Movement Is the Key to Avoiding Sleep Apnea

Stressed young woman covering her ears because her husband is snoringIf you want to drastically reduce your risk for sleep apnea, you might want to move more.

A new study is showing that active people are far less susceptible to the condition, which can lead to chronic fatigue, heart problems, high blood pressure, heart attack, and type-2 diabetes.


People who spend more than four hours per day watching television had a 78 percent higher risk for obstructive sleep apnea (OSA), and those with sedentary jobs had a 49 percent higher risk than active individuals.

What is considered active? Getting at least 150 minutes per week of moderate physical activity, as recommended by the World Health Organization.

Spending fewer than four hours per day watching television can also help, according to the study published in the European Respiratory Journal.

Obstructive sleep apnea causes people to stop and start breathing many times during the night, leading to “micro awakenings.” Symptoms include snoring, disrupted sleep, chronic fatigue, and feeling unrested. To observers, sufferers appear to be unconsciously gasping for air during sleep.

The study looked at more than 138,000 adults without a diagnosis of sleep apnea and followed them for 10 to 18 years. Over that time, 8,700 were diagnosed with the condition.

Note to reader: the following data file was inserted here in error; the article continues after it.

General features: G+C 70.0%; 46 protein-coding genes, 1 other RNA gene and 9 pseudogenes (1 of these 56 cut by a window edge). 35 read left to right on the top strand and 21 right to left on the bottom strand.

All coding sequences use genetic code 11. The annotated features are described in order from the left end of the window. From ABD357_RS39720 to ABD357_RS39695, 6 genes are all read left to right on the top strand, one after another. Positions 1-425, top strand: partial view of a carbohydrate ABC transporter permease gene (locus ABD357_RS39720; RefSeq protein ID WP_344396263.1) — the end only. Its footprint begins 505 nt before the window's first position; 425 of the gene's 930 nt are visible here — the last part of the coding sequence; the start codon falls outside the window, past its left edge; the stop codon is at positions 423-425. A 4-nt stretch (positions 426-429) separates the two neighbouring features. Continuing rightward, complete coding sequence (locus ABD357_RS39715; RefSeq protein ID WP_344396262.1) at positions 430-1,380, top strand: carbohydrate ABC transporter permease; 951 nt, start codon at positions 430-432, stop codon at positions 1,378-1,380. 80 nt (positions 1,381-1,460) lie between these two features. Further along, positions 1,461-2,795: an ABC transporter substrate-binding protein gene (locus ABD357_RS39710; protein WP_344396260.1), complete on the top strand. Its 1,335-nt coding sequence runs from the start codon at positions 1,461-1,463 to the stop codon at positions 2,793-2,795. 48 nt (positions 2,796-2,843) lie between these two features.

If you don’t have mobility issues, simply include more activity in your day. You’ll likely be able to carve out 30-minutes per day.


On the other hand, things may be more difficult if you have a hard time getting around or work a sedentary job.

If mobility is the problem, try to spend more time standing doing light activities. This can include things standing while folding laundry, hand-washing dishes, etc.

Sedentary jobs may require you to sit for hours per day, both at work and during the commute, but you can include more activity in your leisure time. Walking on lunch breaks or after work can help you reduce the risk for sleep apnea.

Author Bio

About eight years ago, Mat Lecompte had an epiphany. He’d been ignoring his health and suddenly realized he needed to do something about it. Since then, through hard work, determination and plenty of education, he has transformed his life. He’s changed his body composition by learning the ins and outs of nutrition, exercise, and fitness and wants to share his knowledge with you. Starting as a journalist over 10 years ago, Mat has not only honed his belief system and approach with practical experience, but he has also worked closely with nutritionists, dieticians, athletes, and fitness professionals. He embraces natural healing methods and believes that diet, exercise and willpower are the foundation of a healthy, happy, and drug-free existence.


Popular Stories